Have a fabulous day. ♥

  4. Even in the water it looks a little chaotic. A pity you became unwell, but at least it was afterwards and not before. I do think feeding the Whale sharks continually is a problem. While there would huge demand for the experience, perhaps it should be limited to when the whale sharks are naturally in the area and stop when it is time for them to move on. It is a hard call and at least they are not killing them.

    1. I agree with you Andrew, but I suppose they could probably only count on the tourist trade during 4 or 5 months a year, but would certainly let the whales carry on their natural migration. At least they aren't killing them as you say...

  5. Um país com riquezas naturais incríveis e onde uma grande parte da população ainda vive na miséria :(

  6. Um pais muito interessante minha amiga e aqueles mergulhos devem de ser fantásticos, aproveito para desejar um bom fim-de-semana.

    Dedais de Francisco e Idalisa
    O prazer dos livros

  7. A nap on a boat? Wee, I could (and would) never.

    If they're gentle sharks I wonder why you have a 5-meter distance...
    Backpacks and feet on the seats?! Some people are morons!

    Oh, so you join my brother when it comes to rocking waves, not good!
    But great the day ended well.

    1. The distance to the whale sharks I presume so as not to stress the animals with so many people around them and probably not to transmit any diseases. They only eat placton even though they have a huge mouth, they are not dangerous to people at all.
      Yes, I found out that too much rocking is not good for me :)

  8. Dearest Sami,
    Seeing those Whale Shark is of course quite interesting but it makes me almost dizzy when reading the effort and boat changes you went through for getting there!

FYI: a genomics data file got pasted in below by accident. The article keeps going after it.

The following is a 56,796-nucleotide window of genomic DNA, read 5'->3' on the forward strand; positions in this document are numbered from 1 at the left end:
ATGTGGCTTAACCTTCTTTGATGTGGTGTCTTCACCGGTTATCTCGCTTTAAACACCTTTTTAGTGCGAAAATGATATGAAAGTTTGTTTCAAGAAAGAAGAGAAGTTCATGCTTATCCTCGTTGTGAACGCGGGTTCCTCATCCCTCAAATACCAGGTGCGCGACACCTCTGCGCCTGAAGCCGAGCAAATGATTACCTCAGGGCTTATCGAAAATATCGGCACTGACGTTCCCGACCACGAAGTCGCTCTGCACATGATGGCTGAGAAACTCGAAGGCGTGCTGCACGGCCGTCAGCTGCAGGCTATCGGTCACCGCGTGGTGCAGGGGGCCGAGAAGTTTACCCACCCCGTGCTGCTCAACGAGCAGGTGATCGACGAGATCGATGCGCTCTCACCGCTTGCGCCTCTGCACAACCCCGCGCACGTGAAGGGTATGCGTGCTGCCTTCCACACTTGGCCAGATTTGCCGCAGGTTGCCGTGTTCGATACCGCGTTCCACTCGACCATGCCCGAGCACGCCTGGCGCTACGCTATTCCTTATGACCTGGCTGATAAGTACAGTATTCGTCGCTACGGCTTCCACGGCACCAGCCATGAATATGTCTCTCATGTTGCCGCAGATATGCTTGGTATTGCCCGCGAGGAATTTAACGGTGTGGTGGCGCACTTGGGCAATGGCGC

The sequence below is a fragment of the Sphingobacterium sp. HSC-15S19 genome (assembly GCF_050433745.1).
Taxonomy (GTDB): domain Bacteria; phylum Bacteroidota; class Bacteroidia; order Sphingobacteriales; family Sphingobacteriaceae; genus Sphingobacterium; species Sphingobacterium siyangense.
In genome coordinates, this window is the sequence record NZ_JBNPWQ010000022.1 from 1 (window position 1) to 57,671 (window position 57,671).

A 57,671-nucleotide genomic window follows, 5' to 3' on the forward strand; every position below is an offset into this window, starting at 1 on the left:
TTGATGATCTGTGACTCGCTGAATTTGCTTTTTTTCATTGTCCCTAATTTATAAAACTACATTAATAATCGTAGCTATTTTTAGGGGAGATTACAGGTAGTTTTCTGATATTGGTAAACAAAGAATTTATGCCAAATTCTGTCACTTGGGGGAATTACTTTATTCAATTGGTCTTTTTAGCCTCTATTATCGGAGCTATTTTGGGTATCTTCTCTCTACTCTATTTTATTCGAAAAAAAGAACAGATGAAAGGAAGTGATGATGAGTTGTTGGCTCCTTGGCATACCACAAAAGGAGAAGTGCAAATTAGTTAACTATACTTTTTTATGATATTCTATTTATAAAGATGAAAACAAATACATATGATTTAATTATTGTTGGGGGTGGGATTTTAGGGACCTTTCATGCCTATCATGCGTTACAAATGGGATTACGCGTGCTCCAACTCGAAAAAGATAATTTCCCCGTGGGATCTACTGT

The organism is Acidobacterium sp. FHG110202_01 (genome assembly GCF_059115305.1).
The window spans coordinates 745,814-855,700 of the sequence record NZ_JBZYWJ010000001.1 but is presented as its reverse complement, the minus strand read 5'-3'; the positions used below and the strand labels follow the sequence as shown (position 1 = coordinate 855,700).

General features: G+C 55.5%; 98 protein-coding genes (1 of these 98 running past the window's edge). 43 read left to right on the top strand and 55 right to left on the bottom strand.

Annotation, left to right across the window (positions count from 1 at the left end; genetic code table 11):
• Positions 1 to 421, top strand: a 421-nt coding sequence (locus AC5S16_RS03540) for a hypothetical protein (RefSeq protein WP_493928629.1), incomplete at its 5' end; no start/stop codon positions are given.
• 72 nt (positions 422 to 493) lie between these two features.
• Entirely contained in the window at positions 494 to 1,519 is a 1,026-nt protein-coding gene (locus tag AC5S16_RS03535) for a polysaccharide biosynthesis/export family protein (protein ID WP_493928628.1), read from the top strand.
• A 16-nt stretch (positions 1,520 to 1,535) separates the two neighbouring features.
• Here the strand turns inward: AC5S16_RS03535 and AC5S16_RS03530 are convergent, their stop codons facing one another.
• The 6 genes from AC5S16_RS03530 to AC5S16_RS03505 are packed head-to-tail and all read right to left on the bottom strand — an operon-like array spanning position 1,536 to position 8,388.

And then, the actual snorkeling time of only 30 minutes, seems quite out of balance compared to the many cons for getting there.
    It is obvious that the money making aspect is their priority, as you already mentioned, the Whale Sharks are also quite disturbed in their natural migratory behavior.
    So sorry for you and Karina feeling so nauseating sick... Oh, the moving water and than following the Whale Sharks did not do any good either...
    An adventure for sure and a rather rough journey for getting there, amongst some rude passengers.

    1. I agree, such a long way to go there and then only 30 min allowed in the water... I suppose they have to protect the whale sharks so time in the water must be limited...and we came from another island altogether which adds to time travelled.

  9. Yes, too much rocking does not suit everyone, but what an amazing experience, I enjoyed your photographs and video.

    I can see why the whale shark encounters at Oslob are controversial because the animals aren't migrating as they should, and they have become dependent on the feeding sessions... it's good for tourism though!

    All the best Jan

    1. Thanks Jan, yes good for one thing and bad for the other.

  10. What an incredible experience. I would have loved it, since I was a water safety instructor in high school and red cross certified. But I can understand that some people do not take well to rolling boats. Glad you felt better in the end. I think it must have been an experience of a lifetime.

    1. Quite an amazing experience for sure Elizabeth, something I'll always remember. Just rocking boats aren't too good for me it seems :) That's great that you were a water safety instructor, I'm not too comfortable around water.

  11. Too bad you got sick.. It looks like a fabulous experience and getting sick must have taken an edge off the experience. I would love to see those sharks though!

    1. Luckily I only got sick on the way back, but the visit to the whale sharks was an amazing experience Erika. I'm just sorry I didn't chose to go into the water to see them closer, but I'm not too comfortable in deep waters and can't go under water as I find it difficult to control my breathing with a mask :)

  12. Oh Sami!!! You really did the best of the bests! The Whale shark experience is an amazing experience but I have to be honest I was quite afraid at first, by their humungous size that makes me feel like they are not real and just giant mascots with machines inside. But another fear I had was when I looked down while I was on the water, it was mega deep under me! But there were divers straight below me like 30 feet so I thought they'll save me when I drown directly in them and it gave me strength HAHAHA

    1. It is an amazing experience Stevenson, I feel sorry I didn't get into the water because I don't dive, so I just stayed in the boat taking photos and filming.